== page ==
NDA government has no reason to be secretive about Rafale deal

The opposition is right to demand information on the pricing. Providing information on the cost of an aircraft, its engine, missiles, radar warning receivers, radars, does not undermine the country’s security.

 Rafale, Manoj Joshi, defence business, bribes, facilitation, arms exhibitions, Indian Air Force, deal, squadrons, IAF, multi-role fighter

Having cut my teeth as a defence reporter, I dealt with the so-called Bofors and HDW procurement scams from their inception. Even though no one has been convicted for anything in either case, all I can say is that I suspect every deal involves money beyond the actual cost of the product. Some call it a commission, facilitation money, and yet others, a bribe. The fact is that the defence business is cut-throat. Even minus bribes or facilitation, because of the effort that goes in long design and development cycles and years of hawking your product around arms exhibitions across the world, companies find a way of building it into their price.

The only category that is probably free from this taint is a Foreign Military Sales (FMS) deal with the US because there the US government is the buyer and usually an American company is the seller as well. No one dares cross Uncle Sam, through the “Fat Leonard” scandal suggests that crooks can often find ways around the tightest of situations. There is another category of acquisitions where costs and details are hidden because they relate to strategic programmes, such as those relating to the development of a nuclear propelled submarine or missiles. Other government-to-government deals are not sacrosanct either.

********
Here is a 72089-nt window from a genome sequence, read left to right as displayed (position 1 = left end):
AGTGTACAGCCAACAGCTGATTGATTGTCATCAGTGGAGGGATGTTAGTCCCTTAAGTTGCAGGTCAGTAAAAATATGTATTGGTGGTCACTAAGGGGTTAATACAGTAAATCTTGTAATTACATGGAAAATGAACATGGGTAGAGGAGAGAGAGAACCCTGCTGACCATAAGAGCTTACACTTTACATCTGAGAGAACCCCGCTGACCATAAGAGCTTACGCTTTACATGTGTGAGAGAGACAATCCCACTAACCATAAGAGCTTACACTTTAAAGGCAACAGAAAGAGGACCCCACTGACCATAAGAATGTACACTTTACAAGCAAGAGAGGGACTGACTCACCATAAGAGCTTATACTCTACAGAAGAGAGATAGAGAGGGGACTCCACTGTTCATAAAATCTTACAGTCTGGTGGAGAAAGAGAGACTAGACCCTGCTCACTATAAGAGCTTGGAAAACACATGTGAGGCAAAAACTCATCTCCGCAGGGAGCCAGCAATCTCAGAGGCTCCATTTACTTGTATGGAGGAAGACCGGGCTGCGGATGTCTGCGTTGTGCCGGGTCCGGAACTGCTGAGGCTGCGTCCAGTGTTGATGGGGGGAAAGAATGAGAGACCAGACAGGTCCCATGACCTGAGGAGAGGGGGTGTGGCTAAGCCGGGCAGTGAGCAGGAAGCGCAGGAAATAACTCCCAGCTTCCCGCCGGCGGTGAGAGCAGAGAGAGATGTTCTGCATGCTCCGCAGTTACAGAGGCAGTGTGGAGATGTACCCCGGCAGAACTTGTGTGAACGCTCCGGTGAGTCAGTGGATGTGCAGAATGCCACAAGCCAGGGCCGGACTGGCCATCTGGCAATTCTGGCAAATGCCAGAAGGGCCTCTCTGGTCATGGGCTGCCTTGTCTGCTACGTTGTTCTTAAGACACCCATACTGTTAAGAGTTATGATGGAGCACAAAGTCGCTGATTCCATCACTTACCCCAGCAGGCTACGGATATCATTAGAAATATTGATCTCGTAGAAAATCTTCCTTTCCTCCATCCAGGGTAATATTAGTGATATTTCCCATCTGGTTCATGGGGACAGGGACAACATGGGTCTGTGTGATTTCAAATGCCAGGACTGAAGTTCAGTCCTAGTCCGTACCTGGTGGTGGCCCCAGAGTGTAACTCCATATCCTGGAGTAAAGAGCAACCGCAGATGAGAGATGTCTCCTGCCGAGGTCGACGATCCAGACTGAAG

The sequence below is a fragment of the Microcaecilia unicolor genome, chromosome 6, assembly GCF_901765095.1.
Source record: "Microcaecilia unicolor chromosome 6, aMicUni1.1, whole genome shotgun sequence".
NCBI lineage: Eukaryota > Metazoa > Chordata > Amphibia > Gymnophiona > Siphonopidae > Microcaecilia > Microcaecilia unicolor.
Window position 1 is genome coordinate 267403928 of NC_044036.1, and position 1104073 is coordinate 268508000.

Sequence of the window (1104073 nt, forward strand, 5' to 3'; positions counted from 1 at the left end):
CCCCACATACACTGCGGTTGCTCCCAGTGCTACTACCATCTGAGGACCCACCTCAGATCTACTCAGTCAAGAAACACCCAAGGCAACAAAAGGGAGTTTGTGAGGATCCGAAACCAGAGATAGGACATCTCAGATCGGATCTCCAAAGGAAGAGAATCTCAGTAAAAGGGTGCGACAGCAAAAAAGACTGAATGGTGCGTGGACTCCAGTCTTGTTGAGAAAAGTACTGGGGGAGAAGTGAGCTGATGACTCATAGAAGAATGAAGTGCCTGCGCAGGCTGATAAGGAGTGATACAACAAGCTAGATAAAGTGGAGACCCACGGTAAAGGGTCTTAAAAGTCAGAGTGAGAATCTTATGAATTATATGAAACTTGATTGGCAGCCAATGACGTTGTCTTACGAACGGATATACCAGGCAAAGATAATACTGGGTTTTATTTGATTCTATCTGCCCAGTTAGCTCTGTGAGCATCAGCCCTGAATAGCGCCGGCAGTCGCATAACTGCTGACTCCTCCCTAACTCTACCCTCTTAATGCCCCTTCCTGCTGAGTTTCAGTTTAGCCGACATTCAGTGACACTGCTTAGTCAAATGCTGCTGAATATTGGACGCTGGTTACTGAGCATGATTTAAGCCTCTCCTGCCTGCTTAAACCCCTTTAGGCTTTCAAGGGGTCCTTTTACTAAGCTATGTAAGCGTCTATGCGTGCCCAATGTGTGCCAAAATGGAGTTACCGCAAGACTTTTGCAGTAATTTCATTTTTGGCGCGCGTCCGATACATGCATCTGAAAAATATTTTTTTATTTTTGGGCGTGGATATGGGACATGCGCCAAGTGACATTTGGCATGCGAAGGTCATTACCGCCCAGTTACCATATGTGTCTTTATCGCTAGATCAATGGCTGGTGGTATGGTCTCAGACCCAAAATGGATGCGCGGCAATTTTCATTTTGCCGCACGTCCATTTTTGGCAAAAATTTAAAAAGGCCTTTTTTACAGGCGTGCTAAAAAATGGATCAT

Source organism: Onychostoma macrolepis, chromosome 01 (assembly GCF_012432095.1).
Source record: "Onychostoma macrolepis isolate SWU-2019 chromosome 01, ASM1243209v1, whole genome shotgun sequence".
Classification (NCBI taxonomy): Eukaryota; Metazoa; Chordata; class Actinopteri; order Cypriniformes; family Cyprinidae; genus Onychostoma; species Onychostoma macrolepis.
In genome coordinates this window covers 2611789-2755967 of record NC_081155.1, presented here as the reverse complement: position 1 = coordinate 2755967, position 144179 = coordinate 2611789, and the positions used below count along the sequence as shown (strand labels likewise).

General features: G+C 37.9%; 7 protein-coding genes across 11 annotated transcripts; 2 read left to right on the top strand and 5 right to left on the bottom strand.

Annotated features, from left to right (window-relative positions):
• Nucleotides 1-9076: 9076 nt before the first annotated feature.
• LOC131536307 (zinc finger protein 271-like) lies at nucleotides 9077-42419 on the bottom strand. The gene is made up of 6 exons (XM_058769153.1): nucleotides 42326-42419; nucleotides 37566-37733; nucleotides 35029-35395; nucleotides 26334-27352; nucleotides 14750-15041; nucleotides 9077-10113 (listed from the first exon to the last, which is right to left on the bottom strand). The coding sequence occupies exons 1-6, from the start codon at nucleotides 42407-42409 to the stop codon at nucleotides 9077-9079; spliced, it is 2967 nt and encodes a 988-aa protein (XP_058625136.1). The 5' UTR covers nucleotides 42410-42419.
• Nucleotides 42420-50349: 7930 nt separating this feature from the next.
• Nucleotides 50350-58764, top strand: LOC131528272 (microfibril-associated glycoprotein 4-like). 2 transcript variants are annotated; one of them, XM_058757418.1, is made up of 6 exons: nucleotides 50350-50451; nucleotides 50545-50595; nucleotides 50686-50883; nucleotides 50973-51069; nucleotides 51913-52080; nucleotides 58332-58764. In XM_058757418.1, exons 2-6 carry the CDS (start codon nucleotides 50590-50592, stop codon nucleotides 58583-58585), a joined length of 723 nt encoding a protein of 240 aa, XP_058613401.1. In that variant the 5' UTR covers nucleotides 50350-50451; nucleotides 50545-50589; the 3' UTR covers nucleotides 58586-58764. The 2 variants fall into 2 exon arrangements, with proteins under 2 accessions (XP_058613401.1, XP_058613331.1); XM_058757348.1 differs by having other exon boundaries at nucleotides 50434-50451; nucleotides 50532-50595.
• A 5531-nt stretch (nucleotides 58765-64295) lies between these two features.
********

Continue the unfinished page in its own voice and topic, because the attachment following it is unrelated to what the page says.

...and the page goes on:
The fact is that the defence business is cut-throat. Even minus bribes or facilitation, because of the effort that goes in long design and development cycles and years of hawking your product around arms exhibitions across the world, companies find a way of building it into their price.


How the Rafale deal unfolded?

There have been several cases where no questions were asked and none given — Mirage 2000 or the Sukhoi MKI. Some years ago, the government blacklisted companies from Germany, Switzerland, Russia, Singapore, and Israel on charges of bribing an ordnance factory official. One would imagine that these companies’ products would not require “other considerations”, but clearly they do. As for the Rafale deal, it is important to separate the old and the new. The old deal to fill the Medium Multi Role Combat Aircraft (MMRCA) requirement was for 18 aircrafts in a flyaway condition with 108 to be made in India progressively through transfer of technology.

This won the competition against the Eurofighter, the Boeing FA18, F-16, Gripen and the Mig 35, and was ready for price negotiation. In 2011, Rafale and Eurofighter were shortlisted, and the former named the winner in 2012.